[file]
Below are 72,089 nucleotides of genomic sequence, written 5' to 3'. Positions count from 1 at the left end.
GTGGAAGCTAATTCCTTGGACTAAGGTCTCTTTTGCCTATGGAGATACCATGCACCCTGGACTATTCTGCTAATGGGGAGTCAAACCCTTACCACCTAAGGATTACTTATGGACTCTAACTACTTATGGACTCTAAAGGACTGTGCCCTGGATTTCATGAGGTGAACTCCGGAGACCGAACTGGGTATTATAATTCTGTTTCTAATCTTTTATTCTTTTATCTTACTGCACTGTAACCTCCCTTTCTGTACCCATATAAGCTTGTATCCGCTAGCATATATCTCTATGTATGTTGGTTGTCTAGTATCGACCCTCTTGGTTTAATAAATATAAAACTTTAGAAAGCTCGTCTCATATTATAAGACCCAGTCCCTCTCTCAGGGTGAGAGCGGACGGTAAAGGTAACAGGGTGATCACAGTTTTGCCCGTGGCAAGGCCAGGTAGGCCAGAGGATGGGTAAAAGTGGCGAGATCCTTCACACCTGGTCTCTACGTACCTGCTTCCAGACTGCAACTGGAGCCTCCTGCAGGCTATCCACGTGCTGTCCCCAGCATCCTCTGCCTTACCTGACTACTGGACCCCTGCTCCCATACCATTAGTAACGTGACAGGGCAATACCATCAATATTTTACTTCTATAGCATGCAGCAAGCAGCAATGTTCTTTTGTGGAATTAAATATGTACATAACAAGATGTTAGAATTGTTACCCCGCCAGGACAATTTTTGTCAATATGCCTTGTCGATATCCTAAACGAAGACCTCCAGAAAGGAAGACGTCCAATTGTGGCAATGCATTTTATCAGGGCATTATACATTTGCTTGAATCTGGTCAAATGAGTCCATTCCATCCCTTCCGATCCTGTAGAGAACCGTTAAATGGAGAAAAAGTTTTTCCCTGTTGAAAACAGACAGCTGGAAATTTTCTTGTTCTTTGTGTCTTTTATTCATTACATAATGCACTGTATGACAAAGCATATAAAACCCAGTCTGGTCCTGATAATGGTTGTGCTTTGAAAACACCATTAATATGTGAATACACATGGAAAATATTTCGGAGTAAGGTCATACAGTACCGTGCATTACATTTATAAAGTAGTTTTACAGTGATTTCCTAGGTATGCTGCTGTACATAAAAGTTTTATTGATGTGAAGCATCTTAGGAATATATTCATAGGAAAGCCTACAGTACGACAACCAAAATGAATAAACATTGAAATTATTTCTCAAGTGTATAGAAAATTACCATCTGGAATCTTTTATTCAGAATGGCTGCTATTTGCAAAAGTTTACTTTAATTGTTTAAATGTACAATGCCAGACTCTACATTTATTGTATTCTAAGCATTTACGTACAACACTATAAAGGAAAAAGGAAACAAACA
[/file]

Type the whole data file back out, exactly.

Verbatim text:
Below are 72,089 nucleotides of genomic sequence, written 5' to 3'. Positions count from 1 at the left end.
GTGGAAGCTAATTCCTTGGACTAAGGTCTCTTTTGCCTATGGAGATACCATGCACCCTGGACTATTCTGCTAATGGGGAGTCAAACCCTTACCACCTAAGGATTACTTATGGACTCTAACTACTTATGGACTCTAAAGGACTGTGCCCTGGATTTCATGAGGTGAACTCCGGAGACCGAACTGGGTATTATAATTCTGTTTCTAATCTTTTATTCTTTTATCTTACTGCACTGTAACCTCCCTTTCTGTACCCATATAAGCTTGTATCCGCTAGCATATATCTCTATGTATGTTGGTTGTCTAGTATCGACCCTCTTGGTTTAATAAATATAAAACTTTAGAAAGCTCGTCTCATATTATAAGACCCAGTCCCTCTCTCAGGGTGAGAGCGGACGGTAAAGGTAACAGGGTGATCACAGTTTTGCCCGTGGCAAGGCCAGGTAGGCCAGAGGATGGGTAAAAGTGGCGAGATCCTTCACACCTGGTCTCTACGTACCTGCTTCCAGACTGCAACTGGAGCCTCCTGCAGGCTATCCACGTGCTGTCCCCAGCATCCTCTGCCTTACCTGACTACTGGACCCCTGCTCCCATACCATTAGTAACGTGACAGGGCAATACCATCAATATTTTACTTCTATAGCATGCAGCAAGCAGCAATGTTCTTTTGTGGAATTAAATATGTACATAACAAGATGTTAGAATTGTTACCCCGCCAGGACAATTTTTGTCAATATGCCTTGTCGATATCCTAAACGAAGACCTCCAGAAAGGAAGACGTCCAATTGTGGCAATGCATTTTATCAGGGCATTATACATTTGCTTGAATCTGGTCAAATGAGTCCATTCCATCCCTTCCGATCCTGTAGAGAACCGTTAAATGGAGAAAAAGTTTTTCCCTGTTGAAAACAGACAGCTGGAAATTTTCTTGTTCTTTGTGTCTTTTATTCATTACATAATGCACTGTATGACAAAGCATATAAAACCCAGTCTGGTCCTGATAATGGTTGTGCTTTGAAAACACCATTAATATGTGAATACACATGGAAAATATTTCGGAGTAAGGTCATACAGTACCGTGCATTACATTTATAAAGTAGTTTTACAGTGATTTCCTAGGTATGCTGCTGTACATAAAAGTTTTATTGATGTGAAGCATCTTAGGAATATATTCATAGGAAAGCCTACAGTACGACAACCAAAATGAATAAACATTGAAATTATTTCTCAAGTGTATAGAAAATTACCATCTGGAATCTTTTATTCAGAATGGCTGCTATTTGCAAAAGTTTACTTTAATTGTTTAAATGTACAATGCCAGACTCTACATTTATTGTATTCTAAGCATTTACGTACAACACTATAAAGGAAAAAGGAAACAAACA